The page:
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The New York City-based company on Wednesday released its Open Circulation Edition. This desktop version of the Linux operating system resembles the company's regular products but is free, is restricted to personal use and lacks some features.
The free version, for example, doesn't include support by e-mail, an instruction manual, the fastest CD-writing speeds or the CodeWeavers software for running Windows programs on a Linux machine, Xandros said. It also comes with a version of Opera's Web browser that's advertising supported.
Xandros' moves represent a new chapter in the private sector's continuing efforts to capitalize on the popularity of Linux and open-source software. Those products generally can be obtained for free--though not necessarily in a conveniently packaged form. Many Linux sellers argue that the act of selecting, certifying and supporting the software that comes with Linux is a service worth paying for.
But there can be an incentive for companies to package and give away open-source software: It can lead to popularity, developer support and opportunities to lure users to paid products.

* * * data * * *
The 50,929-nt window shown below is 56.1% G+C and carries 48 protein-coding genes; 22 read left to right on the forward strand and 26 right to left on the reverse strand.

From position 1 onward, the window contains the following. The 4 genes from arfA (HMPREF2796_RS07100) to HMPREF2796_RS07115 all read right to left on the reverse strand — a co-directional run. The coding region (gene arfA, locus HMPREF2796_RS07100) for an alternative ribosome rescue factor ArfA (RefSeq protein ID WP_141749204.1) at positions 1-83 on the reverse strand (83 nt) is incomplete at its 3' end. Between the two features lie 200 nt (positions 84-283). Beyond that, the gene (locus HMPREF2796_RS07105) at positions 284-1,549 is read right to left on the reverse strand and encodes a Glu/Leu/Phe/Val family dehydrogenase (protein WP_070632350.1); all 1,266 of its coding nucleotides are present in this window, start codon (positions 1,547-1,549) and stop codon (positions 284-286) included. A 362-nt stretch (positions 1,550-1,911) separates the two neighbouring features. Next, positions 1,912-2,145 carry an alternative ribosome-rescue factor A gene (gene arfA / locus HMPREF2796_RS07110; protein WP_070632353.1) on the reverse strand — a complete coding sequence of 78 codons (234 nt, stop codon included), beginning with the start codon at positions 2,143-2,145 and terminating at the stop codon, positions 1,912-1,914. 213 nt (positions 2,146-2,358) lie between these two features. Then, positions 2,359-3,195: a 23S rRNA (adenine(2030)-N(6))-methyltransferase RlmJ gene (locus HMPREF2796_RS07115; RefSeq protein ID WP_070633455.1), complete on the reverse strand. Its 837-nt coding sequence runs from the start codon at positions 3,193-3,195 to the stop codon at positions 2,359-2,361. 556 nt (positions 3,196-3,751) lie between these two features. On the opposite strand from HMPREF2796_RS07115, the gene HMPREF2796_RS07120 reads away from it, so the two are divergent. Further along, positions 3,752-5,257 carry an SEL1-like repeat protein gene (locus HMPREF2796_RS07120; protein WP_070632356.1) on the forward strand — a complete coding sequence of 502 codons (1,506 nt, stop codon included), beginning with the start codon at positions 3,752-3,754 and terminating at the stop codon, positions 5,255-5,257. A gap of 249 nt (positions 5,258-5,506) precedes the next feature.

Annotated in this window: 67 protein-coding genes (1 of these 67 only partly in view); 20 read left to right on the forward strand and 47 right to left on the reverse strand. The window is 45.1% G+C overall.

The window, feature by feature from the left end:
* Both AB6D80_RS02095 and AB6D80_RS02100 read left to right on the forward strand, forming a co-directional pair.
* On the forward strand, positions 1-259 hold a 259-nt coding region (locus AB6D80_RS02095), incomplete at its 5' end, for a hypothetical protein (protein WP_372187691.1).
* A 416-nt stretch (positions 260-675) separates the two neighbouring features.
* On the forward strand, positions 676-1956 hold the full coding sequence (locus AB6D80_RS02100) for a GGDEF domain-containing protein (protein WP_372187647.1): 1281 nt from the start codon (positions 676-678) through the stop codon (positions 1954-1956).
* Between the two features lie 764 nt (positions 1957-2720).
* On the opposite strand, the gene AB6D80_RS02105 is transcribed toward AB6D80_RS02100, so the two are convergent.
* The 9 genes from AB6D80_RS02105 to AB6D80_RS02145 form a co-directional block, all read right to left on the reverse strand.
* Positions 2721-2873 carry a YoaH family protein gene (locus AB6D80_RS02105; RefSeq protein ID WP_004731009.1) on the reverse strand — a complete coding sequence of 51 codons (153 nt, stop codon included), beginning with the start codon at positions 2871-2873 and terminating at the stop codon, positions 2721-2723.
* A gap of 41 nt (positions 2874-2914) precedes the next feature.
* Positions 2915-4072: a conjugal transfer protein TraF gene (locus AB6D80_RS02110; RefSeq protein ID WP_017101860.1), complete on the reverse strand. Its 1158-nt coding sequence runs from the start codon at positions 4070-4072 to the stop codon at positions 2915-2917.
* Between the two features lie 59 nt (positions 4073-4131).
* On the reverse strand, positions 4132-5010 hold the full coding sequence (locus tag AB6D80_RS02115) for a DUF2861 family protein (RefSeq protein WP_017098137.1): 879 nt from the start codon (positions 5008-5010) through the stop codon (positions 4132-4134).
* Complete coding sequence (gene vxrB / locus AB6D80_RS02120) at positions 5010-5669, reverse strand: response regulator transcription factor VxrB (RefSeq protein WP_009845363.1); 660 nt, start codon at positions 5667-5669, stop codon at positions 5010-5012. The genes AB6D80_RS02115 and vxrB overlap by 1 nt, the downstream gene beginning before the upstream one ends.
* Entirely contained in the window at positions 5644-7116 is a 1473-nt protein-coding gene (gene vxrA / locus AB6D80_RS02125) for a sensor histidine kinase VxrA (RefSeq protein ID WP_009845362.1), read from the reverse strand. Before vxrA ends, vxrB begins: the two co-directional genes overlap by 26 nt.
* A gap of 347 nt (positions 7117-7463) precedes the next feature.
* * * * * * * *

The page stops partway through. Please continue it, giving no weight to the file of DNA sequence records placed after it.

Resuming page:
That strategy can only go so far, though. The most successful Linux seller,, decided in 2002 that such a plan didn't provide sufficient revenue.
Red Hat had sold and supported a version of Linux identical to its freely downloadable product. After 2002, though, it split those two versions. Now, the supported, corporate product,, can't be downloaded for free. Instead, it's sold for use on a single server, with Red Hat charging an annual subscription for support and service provided through the Red Hat Network.
Meanwhile, No. 2 seller SuSE Linux was snapped up by Novell, a company that sells proprietary higher-level software. Another contender,--now often going by the name Linspire because of a legal tangle with Microsoft--sells its software for a low price but charges extra for software additions that can be downloaded.
, like Lindows, concentrates on rather than for the networked server computers on which Novell and Red Hat have focused. Xandros sells three versions: the Standard Edition for $39, the Deluxe Edition for $89 and the Business Edition for $129.
The free version has some money-making options built in, too, though.
For one thing, the software is available only through BitTorrent, software that sets up networks of computers to cooperatively share files; downloading the version directly from Xandros costs $10. For another, users who want the 350-page manual will have to buy it separately or buy the Deluxe or Business editions.